The record on this appeal shows that a sanity hearing to determine defendant's competence to stand trial was conducted prior to trial wherein the jury found that defendant "was at the time of impaneling of the jury and now is sane." There is no complaint of error in that hearing.

Defendant urges three grounds in support of his contention that the confession should have been suppressed. First, relying upon Escobedo v. Illinois, 378 U.S. 478, he asserts for the first time in his appeal that at the time of his confession he was not apprised of his right to remain silent and of his right to consult with an attorney. Since defendant never requested counsel the ruling in Escobedo is inapplicable. The doctrine of Escobedo does not require the rejection of a voluntary confession merely because the defendant was not affirmatively advised of his right to counsel and of his right to remain silent. People v. Miller, 33 Ill.2d 439, 211 N.E.2d 708; People v. Hartgraves, 31 Ill.2d 375, 202 N.E.2d 33. Furthermore, since no such claim was raised in the trial court, the applicability of Escobedo cannot be considered for the first time on review. People v. Buckholz, 32 Ill.2d 482, 207 N.E.2d 451.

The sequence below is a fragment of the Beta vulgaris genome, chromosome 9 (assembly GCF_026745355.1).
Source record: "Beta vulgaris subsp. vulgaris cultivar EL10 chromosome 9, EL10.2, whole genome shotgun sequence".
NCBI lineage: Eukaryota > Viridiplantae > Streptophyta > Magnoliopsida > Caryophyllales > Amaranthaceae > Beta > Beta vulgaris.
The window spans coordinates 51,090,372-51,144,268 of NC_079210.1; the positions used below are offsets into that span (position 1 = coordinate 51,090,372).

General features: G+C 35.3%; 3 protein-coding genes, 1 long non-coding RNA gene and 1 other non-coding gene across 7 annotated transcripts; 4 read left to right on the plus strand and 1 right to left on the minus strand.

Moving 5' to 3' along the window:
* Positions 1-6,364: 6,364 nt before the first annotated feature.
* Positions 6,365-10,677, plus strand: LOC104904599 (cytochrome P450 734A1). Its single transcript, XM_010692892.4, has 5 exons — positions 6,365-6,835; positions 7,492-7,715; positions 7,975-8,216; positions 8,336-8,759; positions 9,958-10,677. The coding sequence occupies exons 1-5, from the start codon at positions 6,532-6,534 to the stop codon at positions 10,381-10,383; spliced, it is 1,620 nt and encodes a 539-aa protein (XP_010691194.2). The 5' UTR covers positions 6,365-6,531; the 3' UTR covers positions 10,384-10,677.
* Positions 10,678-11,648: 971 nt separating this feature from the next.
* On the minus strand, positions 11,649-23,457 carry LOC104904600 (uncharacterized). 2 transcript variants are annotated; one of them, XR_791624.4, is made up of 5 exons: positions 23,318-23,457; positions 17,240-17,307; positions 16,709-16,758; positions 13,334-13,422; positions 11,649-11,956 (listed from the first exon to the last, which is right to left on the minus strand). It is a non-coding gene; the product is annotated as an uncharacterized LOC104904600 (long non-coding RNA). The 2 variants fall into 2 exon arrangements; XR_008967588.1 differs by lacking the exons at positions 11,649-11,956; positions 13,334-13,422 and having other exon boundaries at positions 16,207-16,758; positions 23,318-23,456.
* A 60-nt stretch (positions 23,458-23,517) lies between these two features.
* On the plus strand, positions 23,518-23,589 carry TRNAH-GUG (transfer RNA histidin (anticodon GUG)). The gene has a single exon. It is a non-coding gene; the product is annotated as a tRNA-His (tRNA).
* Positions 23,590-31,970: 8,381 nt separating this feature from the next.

The second ground urged by defendant is that since he was a patient in the Chicago State Hospital at the time of his confession he was non compos mentis at that time. A pretrial hearing was held upon defendant's motion to suppress his confession wherein he alleged solely that at the time thereof he was non compos mentis. The prosecution presented five witnesses who testified that defendant was sane at the time of his confession but the defendant presented no evidence that he was insane. The court held that the defendant was sane at the time of his confession and denied defendant's motion to suppress the confession. A hearing was also held during the trial (before a different judge than at the first hearing) upon defendant's motion to exclude his confession from consideration as evidence on the ground that he was non compos mentis at the time of the confession and consequently that the confession was involuntary. The prosecution's evidence was substantially the same as in the prior hearing *fn2 and the court again determined that defendant was sane at the time of his confession and denied the motion to exclude the confession. The record shows that the defendant was committed to the Chicago State Hospital as a person "in need of mental treatment." The testimony of Dr. Raul Zaldivar, the clinical director of the hospital during defendant's period of confinement and the supervisor of the team that managed him during that time, was substantially as follows: